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Porting x86 Linux applications to IBM POWER
The definitive how-to guide

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Suggest new content or make a comment on the existing content by using one of these methods.

Note: If you’re a non-IBMer and you want to comment – please use the email option for now.

  1. Log an issue in GitHub.
    • Go here: https://github.ibm.com/linuxonpower/porting-guide
    • Note which page and section you are referring to in the issue title. For example, “Add dancing chipmunk graphic to the Get ready page:Why Linux section”
    • Include the page URL in the Comment section and add your comment. Use the markdown function if you have formatting suggestions or add a file if that is appropriate.
  2. Send an email to lhalkire@us.ibm.com. Include page name/section, URL, and as much detail about the comment as possible.

Port the application

Do you know how to build your application?

Yes, I have build instructions and know how to build the application

Great. Go ahead and try building it and then go to the test and troubleshooting topic

No, I need help building the application

Most of the time, you’ll follow the instructions for building the application that are found in the project’s build instructions. If you don’t know how to build the application or don’t have the build instructions, or both, here are several things you can try:

  • Check availability of build instructions
    Build instructions, which often specify the application dependencies and prerequisites are sometimes available at one of the following locations. Check each to see if they are useful or applicable to you either in part or in whole:
    • Project web page
    • GitHub home page of the project
    • Project README file/install script
    • Intel x86 Docker files
  • Check if the community has an external CI engine, such as Travis or Jenkins
    Often, build instructions can be interpreted from the build logs or the travis.yaml file.
  • Check for project specific dependency lists in the source code
    This varies from project to project and to a large extent depends on the underlying language in which the source is written. Some examples:
    • Gemfile (Ruby Projects)
    • Requirements.txt (Python projects)
    • package.json (Node.js projects)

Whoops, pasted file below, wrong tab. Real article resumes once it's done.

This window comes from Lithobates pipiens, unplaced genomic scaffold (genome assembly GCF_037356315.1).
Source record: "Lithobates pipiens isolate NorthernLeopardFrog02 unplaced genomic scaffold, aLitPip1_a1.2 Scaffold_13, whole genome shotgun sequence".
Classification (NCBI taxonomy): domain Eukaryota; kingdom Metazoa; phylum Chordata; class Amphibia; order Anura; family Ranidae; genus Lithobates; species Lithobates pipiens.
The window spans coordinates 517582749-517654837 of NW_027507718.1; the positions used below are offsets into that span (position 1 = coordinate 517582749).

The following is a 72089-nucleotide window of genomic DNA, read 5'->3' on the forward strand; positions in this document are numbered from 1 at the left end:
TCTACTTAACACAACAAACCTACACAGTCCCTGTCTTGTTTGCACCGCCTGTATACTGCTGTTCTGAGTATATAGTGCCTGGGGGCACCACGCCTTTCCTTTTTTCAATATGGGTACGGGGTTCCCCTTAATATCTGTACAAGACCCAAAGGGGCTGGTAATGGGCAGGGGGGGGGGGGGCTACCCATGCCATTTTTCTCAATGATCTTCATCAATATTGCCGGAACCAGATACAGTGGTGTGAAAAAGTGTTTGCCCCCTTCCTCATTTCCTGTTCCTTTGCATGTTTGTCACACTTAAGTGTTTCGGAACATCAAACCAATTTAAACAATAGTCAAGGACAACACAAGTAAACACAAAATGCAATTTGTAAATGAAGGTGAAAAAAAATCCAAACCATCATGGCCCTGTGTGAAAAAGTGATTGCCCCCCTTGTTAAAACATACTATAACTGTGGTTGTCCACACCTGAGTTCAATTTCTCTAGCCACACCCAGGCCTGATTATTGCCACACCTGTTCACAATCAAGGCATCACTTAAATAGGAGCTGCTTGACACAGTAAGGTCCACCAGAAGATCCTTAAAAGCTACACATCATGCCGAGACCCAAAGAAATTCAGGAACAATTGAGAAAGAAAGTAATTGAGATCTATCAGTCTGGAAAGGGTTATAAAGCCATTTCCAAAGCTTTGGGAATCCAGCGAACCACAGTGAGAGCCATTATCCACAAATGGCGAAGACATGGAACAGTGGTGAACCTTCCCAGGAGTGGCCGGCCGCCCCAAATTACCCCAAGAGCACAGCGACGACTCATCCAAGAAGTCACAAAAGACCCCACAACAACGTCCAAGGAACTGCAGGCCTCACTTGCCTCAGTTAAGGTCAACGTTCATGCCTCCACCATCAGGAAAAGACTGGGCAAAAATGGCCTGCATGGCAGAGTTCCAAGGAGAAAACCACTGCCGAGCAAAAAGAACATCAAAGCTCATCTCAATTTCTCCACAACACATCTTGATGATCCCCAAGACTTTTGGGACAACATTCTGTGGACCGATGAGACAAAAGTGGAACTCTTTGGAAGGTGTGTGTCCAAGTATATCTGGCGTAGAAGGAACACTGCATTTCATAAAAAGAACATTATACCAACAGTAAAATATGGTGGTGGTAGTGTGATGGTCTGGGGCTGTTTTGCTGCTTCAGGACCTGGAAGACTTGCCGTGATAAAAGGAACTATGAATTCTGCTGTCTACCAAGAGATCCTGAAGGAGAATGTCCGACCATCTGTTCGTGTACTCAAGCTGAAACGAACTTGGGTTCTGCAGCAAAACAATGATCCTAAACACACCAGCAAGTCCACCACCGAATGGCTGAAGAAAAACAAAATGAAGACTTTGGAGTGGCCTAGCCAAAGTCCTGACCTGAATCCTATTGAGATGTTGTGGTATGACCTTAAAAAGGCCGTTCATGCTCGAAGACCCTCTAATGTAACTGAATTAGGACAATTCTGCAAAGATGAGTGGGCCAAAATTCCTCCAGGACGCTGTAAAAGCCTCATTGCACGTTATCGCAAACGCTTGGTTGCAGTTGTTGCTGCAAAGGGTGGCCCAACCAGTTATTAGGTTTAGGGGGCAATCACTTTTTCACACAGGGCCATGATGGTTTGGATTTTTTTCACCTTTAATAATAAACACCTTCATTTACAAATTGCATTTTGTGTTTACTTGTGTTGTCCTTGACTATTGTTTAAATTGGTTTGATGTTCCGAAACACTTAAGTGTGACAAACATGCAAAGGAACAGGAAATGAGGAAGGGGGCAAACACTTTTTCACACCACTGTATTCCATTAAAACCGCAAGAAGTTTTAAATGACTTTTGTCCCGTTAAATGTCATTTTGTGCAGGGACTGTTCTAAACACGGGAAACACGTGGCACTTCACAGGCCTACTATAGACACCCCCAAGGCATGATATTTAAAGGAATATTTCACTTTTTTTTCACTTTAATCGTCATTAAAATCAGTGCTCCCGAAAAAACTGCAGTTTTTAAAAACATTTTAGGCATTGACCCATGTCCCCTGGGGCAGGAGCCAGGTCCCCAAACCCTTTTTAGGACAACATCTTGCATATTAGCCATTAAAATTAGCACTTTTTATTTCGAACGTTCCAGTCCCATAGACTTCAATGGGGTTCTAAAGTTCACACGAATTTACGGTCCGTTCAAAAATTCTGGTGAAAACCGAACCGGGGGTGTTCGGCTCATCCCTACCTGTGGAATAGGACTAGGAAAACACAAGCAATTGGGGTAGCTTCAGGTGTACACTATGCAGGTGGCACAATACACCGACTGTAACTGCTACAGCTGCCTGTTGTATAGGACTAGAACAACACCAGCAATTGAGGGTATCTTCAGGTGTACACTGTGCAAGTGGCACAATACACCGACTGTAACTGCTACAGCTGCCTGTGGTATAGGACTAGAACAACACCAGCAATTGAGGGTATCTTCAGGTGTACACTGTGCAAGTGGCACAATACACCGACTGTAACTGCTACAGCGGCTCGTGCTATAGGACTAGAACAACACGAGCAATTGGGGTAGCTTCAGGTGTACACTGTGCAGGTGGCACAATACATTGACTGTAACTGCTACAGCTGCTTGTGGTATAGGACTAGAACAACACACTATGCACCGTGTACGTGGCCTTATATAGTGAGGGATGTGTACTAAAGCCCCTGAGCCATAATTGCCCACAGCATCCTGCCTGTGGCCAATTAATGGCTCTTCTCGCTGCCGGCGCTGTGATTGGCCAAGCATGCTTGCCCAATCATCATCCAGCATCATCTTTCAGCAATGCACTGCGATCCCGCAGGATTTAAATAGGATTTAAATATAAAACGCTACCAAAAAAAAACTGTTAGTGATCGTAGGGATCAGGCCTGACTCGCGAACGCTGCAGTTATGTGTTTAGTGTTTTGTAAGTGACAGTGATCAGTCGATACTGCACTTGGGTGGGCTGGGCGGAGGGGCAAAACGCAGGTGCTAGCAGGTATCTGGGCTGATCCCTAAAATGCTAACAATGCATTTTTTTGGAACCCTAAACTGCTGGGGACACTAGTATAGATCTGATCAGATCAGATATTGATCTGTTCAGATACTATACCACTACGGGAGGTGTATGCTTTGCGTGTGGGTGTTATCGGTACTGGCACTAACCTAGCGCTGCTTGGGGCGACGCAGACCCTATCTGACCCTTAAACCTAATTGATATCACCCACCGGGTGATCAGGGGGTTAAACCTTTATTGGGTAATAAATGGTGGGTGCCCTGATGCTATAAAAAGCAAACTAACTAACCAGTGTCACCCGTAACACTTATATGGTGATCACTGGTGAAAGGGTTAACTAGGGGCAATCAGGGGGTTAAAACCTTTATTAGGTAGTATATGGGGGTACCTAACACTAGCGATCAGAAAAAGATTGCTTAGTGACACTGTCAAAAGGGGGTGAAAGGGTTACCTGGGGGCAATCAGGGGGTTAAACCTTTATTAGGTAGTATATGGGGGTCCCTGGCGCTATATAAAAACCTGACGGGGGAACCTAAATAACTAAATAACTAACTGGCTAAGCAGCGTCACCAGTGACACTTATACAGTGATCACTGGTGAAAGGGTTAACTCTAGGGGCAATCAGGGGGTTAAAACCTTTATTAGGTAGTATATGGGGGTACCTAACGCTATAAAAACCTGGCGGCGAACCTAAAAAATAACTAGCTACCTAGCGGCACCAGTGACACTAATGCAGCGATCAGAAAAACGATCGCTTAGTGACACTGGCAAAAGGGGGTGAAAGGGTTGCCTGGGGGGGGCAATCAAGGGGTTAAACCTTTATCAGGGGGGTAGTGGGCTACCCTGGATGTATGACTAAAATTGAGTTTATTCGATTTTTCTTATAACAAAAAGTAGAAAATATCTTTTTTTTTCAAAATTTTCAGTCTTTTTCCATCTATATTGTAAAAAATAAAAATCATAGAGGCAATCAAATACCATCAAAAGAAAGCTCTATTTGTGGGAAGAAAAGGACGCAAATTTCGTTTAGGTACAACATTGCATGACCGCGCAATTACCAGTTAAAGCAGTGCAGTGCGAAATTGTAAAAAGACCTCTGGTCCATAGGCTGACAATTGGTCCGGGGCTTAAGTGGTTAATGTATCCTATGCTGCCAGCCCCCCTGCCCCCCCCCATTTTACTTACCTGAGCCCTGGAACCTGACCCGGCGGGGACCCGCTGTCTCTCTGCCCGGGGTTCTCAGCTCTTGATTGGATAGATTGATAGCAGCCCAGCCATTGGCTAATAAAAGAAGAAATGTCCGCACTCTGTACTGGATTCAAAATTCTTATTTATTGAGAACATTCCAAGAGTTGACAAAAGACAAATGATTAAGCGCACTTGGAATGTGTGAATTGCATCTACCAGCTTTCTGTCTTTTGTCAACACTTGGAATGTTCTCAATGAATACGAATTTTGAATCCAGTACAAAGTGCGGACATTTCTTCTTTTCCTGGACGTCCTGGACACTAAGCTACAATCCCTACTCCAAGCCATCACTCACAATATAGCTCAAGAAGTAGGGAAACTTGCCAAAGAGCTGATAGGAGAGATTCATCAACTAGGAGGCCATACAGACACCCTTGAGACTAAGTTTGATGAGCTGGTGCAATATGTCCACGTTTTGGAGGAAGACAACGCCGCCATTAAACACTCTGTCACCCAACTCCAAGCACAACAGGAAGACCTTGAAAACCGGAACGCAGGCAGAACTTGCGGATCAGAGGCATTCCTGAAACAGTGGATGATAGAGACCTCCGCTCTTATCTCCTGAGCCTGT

• Makefile (C/C++ projects)
  • Install common dependencies
    This includes the common set that may or may not have been covered in in the previous bullet and includes build essentials such as gcc/g+++, make, node.js & npm (for Node.js packages), ruby/ruby-dev (for Ruby packages) and so on.
  • Trial and error
    This is generally the last and final step. Try what you were able to find and install using the recommendations above and attempt to build the package. Other dependencies will be identified and installed if the build fails.

Did your application build without errors?

After the program is successfully built, make sure you test it for runtime errors. Runtime errors are usually related to your program logic in this phase. You should also run the test programs you defined during planning to verify that the output of your application is the one you expected.

Potential issues and solutions

Dependencies (libraries, runtimes, packages and proper versions

  • Check all dependencies, especially closed-source, that are not contained in the enterprise Linux distributions or new, emerging technologies, such as a new language
  • Check OSPAT to see if dependent packages have been ported to POWER
  • Submit a request for missing source

Assembler code, including hand-coded vector (SSE) instructions

  • Intel Assembler does not run on Power
  • If you decide to install the SDK for Linux on Power, it includes helpful porting tools such as the Migration Advisor, which recognizes some common x86 assembler instructions and recommends Power equivalents

Platform-specific compiler flags and intrinsics

  • POWER-specific differences from x86
  • Often, generic compiler intrinsics can be used in place of platform-specific
  • For your C/C++ application the SDK for Linux on Power includes a tool called the Build Advisor, which scans your project build output and recommends “best practices” you can implement for improved results. It looks for compilers (type and version), optimization levels, processor-specific optimization, and other compiler and linker flags.
  • Read this blog, Porting x86 vector intrinsics code to Linux on Power in a hurry

Do you need tuning and optimization tips?

This section is coming soon. In the meantime, check out this article that provides tuning and optimization tips for Linux applications running on IBM Power Systems: Application tuning tips for Linux on Power

For even more tips and techniques, visit the the Performance Best Practices library page.

Do you plan to package and deploy the application?

If your ported application is a commercial product or you want to distribute it to third parties, you need to package the application, including libraries, documentation, and sometimes source code. Linux provides several ways to package your application: